The family became an object of fascination and idealization in the "bourgeois century."1 Like other nineteenth-century members of the bourgeoisie, Jews made family a central value and symbol. Far more than an ideology or a vehicle for acculturation, the family provided social sustenance as well as financial support, business resources, and connections.2 Like other Germans at the turn of the century, Jews worried that modernity, especially urbanization and an emphasis on the individual, would undermine the family.3 Anxieties about its demise notwithstanding, the Jewish middle-class family remained an essential vehicle for fulfilling bourgeois aspirations, especially in the realm of culture.
Family in and of itself did not lead to bourgeois respectability, however. Only a family that exhibited the traits of what Germans called Bildung— education and cultivation—would do. Bildung appealed to Jews because one did not have to be born into it. It could be acquired at the university, in cultured circles, and in a family of good breeding.4 Moreover, Bildung could be joined to Jewish ethnic and religious identities.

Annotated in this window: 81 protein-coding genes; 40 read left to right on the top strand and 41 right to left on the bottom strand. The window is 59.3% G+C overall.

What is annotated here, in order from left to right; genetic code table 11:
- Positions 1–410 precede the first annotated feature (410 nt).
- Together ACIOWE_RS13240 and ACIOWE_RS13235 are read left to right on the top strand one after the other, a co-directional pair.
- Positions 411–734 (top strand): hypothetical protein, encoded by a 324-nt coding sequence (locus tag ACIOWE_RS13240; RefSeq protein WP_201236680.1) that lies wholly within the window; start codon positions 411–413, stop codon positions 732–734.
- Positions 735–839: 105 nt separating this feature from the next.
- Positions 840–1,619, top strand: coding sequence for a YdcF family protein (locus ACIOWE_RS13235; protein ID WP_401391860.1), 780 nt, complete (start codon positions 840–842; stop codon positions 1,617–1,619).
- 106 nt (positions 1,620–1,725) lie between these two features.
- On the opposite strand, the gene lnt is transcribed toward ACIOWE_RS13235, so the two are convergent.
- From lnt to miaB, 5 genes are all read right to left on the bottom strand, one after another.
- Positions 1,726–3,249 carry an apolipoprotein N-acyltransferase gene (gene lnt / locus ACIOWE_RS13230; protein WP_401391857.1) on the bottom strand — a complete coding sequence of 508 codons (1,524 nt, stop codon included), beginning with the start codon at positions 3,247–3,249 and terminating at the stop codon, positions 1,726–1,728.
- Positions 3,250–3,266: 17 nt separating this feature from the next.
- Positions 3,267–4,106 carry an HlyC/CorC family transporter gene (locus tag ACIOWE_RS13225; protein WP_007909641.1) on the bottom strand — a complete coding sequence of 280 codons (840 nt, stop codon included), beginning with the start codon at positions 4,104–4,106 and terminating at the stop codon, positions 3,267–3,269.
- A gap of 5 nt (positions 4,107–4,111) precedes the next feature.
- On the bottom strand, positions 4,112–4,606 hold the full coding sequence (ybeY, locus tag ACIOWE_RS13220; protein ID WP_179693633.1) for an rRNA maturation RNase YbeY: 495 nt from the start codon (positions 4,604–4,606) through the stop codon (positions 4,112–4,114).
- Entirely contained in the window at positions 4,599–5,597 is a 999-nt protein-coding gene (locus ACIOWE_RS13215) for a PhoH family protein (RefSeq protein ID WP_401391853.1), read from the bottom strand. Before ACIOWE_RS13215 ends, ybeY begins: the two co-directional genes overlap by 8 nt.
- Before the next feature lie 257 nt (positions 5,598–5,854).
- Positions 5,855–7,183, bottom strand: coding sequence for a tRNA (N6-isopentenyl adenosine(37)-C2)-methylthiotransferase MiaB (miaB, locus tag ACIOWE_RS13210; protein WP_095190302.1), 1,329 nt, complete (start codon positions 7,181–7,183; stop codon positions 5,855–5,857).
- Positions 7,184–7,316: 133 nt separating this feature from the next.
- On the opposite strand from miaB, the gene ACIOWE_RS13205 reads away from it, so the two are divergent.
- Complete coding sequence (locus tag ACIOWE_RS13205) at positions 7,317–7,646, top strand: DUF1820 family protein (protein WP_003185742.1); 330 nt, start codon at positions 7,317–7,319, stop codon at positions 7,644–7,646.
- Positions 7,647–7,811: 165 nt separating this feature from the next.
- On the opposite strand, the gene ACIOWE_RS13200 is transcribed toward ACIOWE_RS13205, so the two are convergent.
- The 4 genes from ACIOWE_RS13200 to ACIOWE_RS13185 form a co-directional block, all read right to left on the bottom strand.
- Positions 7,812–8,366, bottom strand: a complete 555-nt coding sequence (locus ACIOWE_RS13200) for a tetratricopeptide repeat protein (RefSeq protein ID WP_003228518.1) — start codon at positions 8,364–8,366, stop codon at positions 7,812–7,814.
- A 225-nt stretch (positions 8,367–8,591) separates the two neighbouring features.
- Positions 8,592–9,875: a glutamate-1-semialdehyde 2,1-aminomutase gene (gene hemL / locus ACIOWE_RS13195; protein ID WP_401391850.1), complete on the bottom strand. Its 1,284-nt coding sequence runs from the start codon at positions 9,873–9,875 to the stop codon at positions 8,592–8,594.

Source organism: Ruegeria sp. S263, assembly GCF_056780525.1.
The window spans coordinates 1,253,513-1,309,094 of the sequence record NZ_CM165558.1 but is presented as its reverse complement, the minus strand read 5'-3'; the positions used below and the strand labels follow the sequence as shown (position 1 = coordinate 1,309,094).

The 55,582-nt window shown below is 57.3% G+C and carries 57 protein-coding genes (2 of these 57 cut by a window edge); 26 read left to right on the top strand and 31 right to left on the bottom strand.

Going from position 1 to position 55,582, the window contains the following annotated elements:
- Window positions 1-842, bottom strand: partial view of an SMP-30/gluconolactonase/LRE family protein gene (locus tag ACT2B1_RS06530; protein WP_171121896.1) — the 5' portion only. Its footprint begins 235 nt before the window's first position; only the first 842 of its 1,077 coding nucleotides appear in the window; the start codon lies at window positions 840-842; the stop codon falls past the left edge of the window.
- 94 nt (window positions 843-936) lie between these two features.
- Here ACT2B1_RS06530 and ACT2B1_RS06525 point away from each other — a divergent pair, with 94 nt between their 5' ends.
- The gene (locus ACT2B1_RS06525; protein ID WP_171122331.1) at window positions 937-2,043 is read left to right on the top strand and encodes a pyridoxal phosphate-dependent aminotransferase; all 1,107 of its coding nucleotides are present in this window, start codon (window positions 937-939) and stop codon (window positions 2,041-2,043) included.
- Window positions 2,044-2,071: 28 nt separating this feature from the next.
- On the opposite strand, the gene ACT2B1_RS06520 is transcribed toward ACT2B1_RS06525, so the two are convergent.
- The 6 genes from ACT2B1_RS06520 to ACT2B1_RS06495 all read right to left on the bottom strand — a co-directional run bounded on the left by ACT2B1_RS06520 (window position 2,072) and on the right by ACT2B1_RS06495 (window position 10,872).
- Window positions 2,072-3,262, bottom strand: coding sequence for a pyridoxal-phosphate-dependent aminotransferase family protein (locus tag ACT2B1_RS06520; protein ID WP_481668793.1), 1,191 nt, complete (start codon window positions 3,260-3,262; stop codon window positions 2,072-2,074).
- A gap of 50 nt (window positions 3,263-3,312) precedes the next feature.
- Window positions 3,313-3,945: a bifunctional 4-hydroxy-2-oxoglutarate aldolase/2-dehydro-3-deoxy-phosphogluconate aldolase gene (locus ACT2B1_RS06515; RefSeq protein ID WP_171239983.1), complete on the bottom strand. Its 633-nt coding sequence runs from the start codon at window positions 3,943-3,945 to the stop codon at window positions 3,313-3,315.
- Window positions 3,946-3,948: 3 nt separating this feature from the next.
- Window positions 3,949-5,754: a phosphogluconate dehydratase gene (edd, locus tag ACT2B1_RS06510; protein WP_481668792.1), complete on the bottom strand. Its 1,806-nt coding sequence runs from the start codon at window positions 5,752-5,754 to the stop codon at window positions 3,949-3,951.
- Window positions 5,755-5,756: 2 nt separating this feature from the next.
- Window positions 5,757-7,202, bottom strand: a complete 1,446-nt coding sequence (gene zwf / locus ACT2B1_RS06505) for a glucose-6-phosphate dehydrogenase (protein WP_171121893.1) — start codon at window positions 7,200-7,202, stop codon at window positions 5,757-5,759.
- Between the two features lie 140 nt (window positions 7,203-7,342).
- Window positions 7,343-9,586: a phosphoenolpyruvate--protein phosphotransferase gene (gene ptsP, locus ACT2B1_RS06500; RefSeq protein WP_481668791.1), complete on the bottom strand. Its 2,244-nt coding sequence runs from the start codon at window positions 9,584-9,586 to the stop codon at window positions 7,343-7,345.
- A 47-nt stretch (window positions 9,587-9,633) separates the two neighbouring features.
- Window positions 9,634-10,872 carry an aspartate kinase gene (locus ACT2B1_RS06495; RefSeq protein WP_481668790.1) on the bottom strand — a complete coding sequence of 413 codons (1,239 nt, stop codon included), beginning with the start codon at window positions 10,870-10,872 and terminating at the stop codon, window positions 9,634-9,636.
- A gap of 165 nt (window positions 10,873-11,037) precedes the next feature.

In Imperial Germany, Bildung made up an integral element of Jewish bourgeois self-perception. The growing business, educational, and professional attainments of Jewish men and the familial involvement of Jewish women furnished the material and cultural bases, respectively, of the Jewish middle classes. Women played a crucial role in the social and cultural embourgeoisement of German Jewry by crafting and maintaining a respectable